One reader made the point that her mother taught her that the founders’ definition of happiness was related to the Greek notion that we might now call “felicity,” a happiness that comes from leading the good life. The founders, I believe, had an idea of what a good life should look like and created a republic so that its leaders would be people who live that life. But they also, with some reluctance, left the definition of happiness open to interpretation. They left happiness in the realm of liberty and rested liberty on the individual. Felicity is what the individual chooses it to be.
Religion and moral excellence were explicitly left to the individual, but the Bill of Rights envisioned the individual as described by John Locke and Thomas Hobbes. The phrase “life, liberty and the pursuit of happiness” derives from Locke, who argued for “life, liberty and property.” Hobbes and Locke defined human beings as creatures of pain and pleasure. They avoid pain and seek pleasure in a physical sense (hence Locke’s use of the term “property,” which denotes physical goods that satisfy needs).
The founding fathers, therefore, invited Americans to pursue the pleasures of the physical world. Individuals are free to pursue other types of pleasure, too, but they have little interest in those other types that might involve sacrifice or reflection. This is the foundation of capitalism and much of the pleasures of American life.
This brings us back to the definitions of the good life. The pursuit of pleasure would seem to run counter to military virtues and the life of the mind. And this is the empirical dilemma of liberalism as personified by the United States. In the American Revolution, 5 percent of all white men died to create a regime based on the pursuit of happiness. Despite the demands of military sacrifice and the openness to the life of the mind, both of these pursuits ran counter to the basic moral thrust of the regime. One can expand happiness to include death and injury, but that is an unsatisfying maneuver designed to avoid the question.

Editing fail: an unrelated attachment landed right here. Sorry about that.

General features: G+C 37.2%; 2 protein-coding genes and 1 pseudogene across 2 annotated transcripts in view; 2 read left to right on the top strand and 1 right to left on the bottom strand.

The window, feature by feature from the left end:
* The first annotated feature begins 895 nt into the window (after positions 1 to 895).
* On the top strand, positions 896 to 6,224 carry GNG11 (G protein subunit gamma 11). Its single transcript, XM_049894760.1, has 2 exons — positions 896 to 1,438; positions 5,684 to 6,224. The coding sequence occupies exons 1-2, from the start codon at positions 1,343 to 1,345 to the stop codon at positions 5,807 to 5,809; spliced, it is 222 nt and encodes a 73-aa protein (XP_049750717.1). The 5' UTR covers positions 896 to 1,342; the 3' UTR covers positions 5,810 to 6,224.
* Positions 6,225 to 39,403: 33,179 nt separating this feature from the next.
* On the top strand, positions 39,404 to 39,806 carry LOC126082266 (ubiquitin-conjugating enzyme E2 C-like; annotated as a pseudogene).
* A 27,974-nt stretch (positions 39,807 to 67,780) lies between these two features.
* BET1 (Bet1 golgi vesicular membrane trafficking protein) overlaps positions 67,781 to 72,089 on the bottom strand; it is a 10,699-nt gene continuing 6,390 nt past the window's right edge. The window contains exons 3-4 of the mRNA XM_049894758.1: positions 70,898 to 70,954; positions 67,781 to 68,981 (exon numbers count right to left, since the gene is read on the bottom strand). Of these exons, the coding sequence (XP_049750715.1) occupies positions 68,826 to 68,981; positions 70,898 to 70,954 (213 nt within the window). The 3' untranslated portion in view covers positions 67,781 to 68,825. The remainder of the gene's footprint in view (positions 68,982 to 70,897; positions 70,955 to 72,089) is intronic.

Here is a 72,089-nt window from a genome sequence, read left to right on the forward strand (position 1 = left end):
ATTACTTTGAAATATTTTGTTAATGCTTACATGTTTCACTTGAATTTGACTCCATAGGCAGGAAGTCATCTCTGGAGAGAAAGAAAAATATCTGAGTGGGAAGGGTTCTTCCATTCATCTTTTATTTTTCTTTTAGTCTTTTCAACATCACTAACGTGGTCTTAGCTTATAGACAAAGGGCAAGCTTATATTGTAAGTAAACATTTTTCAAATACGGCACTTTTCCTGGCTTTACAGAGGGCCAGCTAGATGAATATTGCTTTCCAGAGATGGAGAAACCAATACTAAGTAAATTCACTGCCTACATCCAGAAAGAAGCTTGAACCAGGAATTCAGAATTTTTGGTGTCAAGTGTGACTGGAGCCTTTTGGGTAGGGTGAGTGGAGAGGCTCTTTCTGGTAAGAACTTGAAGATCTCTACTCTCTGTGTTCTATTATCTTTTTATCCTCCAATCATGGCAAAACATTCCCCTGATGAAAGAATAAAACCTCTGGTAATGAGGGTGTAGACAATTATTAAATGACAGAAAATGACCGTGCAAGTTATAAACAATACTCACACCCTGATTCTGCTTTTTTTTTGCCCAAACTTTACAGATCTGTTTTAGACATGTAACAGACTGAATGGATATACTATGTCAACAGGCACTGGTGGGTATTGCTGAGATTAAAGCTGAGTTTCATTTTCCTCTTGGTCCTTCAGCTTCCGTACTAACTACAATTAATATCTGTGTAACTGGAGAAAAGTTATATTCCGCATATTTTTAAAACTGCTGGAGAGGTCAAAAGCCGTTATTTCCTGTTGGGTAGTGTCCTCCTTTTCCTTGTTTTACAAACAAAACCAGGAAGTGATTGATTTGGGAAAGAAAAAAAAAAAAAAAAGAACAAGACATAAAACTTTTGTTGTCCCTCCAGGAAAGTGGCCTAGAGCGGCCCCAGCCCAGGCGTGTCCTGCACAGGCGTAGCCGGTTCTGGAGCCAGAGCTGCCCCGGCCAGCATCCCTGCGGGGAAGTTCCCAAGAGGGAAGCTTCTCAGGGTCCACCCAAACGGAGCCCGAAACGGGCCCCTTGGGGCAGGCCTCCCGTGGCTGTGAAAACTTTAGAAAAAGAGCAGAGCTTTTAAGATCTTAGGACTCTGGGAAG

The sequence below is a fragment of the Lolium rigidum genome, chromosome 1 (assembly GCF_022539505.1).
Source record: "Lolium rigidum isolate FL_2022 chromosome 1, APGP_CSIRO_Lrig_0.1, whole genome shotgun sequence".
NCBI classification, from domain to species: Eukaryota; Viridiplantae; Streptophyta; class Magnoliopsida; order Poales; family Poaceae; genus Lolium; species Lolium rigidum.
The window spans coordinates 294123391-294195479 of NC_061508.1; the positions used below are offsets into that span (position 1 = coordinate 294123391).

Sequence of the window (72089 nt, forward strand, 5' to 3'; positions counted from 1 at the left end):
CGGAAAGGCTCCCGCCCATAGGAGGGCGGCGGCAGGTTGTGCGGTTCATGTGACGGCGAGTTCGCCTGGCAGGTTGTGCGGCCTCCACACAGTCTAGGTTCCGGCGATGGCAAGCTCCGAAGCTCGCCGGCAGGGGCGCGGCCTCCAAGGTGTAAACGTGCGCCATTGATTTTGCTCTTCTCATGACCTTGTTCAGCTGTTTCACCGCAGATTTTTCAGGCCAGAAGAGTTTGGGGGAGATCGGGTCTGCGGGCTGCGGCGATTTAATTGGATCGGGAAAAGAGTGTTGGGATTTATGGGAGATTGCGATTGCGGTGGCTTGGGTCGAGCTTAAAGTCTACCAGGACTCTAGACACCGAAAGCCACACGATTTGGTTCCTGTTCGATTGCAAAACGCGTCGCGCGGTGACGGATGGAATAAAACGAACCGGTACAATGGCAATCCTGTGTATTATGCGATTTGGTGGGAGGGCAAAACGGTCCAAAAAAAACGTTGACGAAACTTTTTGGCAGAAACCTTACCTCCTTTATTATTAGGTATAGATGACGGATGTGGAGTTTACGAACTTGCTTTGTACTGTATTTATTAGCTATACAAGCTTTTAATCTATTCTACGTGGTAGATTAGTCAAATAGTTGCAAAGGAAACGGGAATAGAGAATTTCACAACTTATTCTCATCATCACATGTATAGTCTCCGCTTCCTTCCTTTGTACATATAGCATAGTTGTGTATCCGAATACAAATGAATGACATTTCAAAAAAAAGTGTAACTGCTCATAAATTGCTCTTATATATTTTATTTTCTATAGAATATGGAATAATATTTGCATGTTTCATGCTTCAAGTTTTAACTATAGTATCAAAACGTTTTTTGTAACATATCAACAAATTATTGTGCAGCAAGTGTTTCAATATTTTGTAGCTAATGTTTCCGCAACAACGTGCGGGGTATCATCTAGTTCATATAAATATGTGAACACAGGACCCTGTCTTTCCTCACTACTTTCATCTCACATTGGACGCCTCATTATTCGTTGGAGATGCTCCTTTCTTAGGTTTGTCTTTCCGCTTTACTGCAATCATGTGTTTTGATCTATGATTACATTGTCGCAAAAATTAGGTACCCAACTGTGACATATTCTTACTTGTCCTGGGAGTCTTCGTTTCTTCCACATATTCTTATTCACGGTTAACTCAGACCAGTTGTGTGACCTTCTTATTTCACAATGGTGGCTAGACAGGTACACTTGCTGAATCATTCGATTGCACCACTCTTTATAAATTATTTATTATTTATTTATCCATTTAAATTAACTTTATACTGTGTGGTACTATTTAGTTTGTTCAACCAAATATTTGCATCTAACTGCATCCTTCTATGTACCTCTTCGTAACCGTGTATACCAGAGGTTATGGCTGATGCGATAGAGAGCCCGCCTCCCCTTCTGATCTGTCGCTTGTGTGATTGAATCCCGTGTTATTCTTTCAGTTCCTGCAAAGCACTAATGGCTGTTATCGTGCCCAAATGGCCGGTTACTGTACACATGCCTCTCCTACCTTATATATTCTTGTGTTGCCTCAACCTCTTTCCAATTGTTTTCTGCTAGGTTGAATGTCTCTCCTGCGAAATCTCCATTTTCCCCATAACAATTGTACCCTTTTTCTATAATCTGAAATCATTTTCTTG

War is for almost all an experience of pain and fear. What virtues come from it come only to some and only once the guns fall silent and the nightmares subside. The term happiness, in the sense the founders used it, cannot be applied to military virtue. Similarly, it cannot be applied to a life of the mind. The contemplation of the true and beautiful might bring happiness to a few, but for most of us, it only brings frustration and anguish. It may not leave nightmarish scars, but for many of my students, it created excruciating boredom.
This goes to the heart of the mystery of geopolitics. The nation can exist only when citizens forgo the pursuit of their own pleasures and accept the burdens of an unhappy fate. America is a country born in battle and forged in war. The United States was at war for 17 percent of the 20th century, and it has been at war for almost 100 percent of the 21st century. The 18th century, when the U.S. was founded, was relatively peaceful, as was the 19th, if you ignore the bloodiest war the U.S. ever fought – the Civil War – and the conflicts with the Indian nations. War and the pursuit of happiness coexisted.
Therefore, the tension between the nation and the individual remains. And the tension between the individual and family also remains, as the family exacts a price from its members even while making them happy. The point I am trying to make is not that happiness is the highest good but that human existence cannot take place absent a communal structure, which then turns man into a political animal, as Aristotle put it. In doing so, it undermines the liberalism of the Enlightenment. And this is the philosophical mystery at the root of geopolitics.